Minnesota Timberwolves v Brooklyn Nets Photo by David Dow/NBAE via Getty Images

Second Quarter Driving the Win

After a first quarter that fell short of expectations, the Wolves trailed 31-24. They allowed the Nets to get whatever they wanted on offense and did not shoot the ball at a high clip, which caused them to fall down early. The second quarter was a completely different story. They started the quarter on a 9-0 run to take the lead and put their pedal to the metal after that point. With suffocating defense that lead to transition offense, Minnesota increased their lead and went into the break up by 12 points.

They outscored the Nets 36-17 in the quarter. The +19 differential in the frame was a season high for this squad. Continuing this dominance in the middle quarters breaks opposing teams’ spirits and allows the Wolves to play the majority of the game with a lead. That is huge in the grand scheme of things and does a lot to help them play at their pace for the majority of the game.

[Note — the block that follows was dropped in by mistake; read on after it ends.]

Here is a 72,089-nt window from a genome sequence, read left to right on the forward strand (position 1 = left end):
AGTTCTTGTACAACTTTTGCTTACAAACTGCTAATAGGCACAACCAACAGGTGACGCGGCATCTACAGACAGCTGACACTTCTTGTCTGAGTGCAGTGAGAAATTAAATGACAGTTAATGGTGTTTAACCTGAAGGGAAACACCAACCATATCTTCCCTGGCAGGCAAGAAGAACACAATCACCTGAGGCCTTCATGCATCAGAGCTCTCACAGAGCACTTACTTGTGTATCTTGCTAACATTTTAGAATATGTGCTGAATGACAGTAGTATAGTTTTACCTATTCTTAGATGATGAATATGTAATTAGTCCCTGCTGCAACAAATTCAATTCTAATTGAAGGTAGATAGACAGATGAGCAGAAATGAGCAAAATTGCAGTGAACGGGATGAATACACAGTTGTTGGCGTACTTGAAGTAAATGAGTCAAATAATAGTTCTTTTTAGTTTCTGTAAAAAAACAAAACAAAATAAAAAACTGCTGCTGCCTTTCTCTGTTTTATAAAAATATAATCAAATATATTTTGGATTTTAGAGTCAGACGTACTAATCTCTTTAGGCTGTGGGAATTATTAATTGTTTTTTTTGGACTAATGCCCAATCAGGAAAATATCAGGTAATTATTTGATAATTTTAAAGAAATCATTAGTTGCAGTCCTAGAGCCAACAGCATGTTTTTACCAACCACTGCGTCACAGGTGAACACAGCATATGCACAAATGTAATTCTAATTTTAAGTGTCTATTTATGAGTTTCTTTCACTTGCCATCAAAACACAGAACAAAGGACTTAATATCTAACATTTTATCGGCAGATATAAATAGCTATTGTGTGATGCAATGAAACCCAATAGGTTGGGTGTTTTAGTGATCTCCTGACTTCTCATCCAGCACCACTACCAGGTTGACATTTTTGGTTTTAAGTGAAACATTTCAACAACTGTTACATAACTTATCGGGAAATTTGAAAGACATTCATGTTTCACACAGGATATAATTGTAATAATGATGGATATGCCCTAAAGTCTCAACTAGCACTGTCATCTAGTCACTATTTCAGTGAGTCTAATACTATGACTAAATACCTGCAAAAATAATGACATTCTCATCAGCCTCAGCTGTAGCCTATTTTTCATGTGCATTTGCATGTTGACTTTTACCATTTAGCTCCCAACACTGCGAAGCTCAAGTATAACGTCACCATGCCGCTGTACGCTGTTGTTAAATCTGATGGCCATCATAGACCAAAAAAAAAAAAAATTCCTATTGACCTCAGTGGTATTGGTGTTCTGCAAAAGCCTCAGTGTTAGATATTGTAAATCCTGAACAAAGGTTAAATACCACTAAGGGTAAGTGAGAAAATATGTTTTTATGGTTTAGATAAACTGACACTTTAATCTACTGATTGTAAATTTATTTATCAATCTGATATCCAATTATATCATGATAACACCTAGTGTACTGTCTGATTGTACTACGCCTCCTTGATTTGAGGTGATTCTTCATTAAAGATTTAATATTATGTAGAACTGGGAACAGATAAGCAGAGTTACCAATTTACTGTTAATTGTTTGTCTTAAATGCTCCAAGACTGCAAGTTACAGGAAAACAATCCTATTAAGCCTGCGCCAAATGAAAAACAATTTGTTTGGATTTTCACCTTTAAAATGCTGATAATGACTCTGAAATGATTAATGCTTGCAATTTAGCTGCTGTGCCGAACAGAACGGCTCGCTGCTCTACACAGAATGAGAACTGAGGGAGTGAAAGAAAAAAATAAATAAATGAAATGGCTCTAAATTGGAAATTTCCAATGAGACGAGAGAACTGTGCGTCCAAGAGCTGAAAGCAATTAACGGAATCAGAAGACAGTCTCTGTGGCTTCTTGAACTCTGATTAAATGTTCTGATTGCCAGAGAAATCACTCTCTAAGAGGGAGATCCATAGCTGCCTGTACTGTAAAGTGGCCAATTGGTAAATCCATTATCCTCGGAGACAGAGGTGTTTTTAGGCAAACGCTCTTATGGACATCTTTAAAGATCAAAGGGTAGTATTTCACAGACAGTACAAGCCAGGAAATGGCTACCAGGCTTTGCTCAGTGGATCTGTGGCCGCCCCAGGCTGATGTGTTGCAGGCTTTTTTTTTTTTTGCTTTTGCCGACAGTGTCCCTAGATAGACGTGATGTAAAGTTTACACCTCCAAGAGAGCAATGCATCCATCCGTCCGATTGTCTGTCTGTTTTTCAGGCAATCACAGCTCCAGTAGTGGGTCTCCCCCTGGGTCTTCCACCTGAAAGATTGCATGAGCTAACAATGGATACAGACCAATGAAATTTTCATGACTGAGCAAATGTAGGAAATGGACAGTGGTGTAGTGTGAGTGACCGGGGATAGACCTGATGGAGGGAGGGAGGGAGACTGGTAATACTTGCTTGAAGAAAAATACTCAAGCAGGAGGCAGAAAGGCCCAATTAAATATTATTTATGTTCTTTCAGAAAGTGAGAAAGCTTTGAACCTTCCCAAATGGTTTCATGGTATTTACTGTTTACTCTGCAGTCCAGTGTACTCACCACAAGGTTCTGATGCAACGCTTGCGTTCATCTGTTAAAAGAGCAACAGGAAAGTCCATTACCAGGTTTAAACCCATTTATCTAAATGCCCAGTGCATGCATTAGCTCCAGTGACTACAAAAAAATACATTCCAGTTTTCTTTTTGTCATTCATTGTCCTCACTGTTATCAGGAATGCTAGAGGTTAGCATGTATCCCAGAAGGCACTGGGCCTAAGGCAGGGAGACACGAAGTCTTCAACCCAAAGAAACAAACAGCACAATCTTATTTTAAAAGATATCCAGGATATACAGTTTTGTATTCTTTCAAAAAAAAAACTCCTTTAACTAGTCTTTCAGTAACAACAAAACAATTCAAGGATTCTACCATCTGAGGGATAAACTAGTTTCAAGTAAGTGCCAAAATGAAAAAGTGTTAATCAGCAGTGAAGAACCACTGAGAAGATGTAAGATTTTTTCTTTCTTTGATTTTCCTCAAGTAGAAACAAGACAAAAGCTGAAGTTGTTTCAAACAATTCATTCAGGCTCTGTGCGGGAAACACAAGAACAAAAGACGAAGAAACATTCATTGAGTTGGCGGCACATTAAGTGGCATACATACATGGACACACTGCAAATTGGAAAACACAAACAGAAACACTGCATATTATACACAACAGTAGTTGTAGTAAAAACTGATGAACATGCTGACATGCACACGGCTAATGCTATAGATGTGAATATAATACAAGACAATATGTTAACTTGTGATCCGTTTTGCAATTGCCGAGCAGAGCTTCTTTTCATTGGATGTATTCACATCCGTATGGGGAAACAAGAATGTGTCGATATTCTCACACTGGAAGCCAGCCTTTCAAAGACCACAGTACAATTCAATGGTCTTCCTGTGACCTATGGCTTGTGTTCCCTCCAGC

Minnesota Timberwolves v Brooklyn Nets Photo by Jesse D. Garrabrant/NBAE via Getty Images

Clutch-Time Execution

Even with this great second quarter, the game started to slowly slip away after this point. Edwards missed eight straight shots in the third quarter, which gave the Nets some hope and that continued in the fourth. While they defended extremely well for the entirety of the fourth, down the stretch the offense was ugly. Edwards was taking way too many isolation jump shots which lead to a lowly 15 points in the final quarter (Towns scored 10 of them). The one time that the Wolves ran a play that gave them a good look they scored (video below). That team dynamic needs to be stressed. Playing as a team is the best way to run clutch offense and that needs to be the focus point if Minnesota wants to solve these recent late game woes.

My remedy is to give the ball to Mike Conley more in these moments. He always knows where to go with the ball and will make sure that they have multiple actions on a possession to get a good look. And if all else fails they can always run the Conley-Gobert pick and roll.


Up Next

The Timberwolves will travel to the Alamo City for a matchup with Victor Wembanyama and the San Antonio Spurs at 7:30 PM CT on Saturday night, before a road battle for the No. 1 seed in the fourth and final matchup of the regular season with the Oklahoma City Thunder on Monday. Fans can catch Saturday’s matchup on Bally Sports North Extra.


Highlights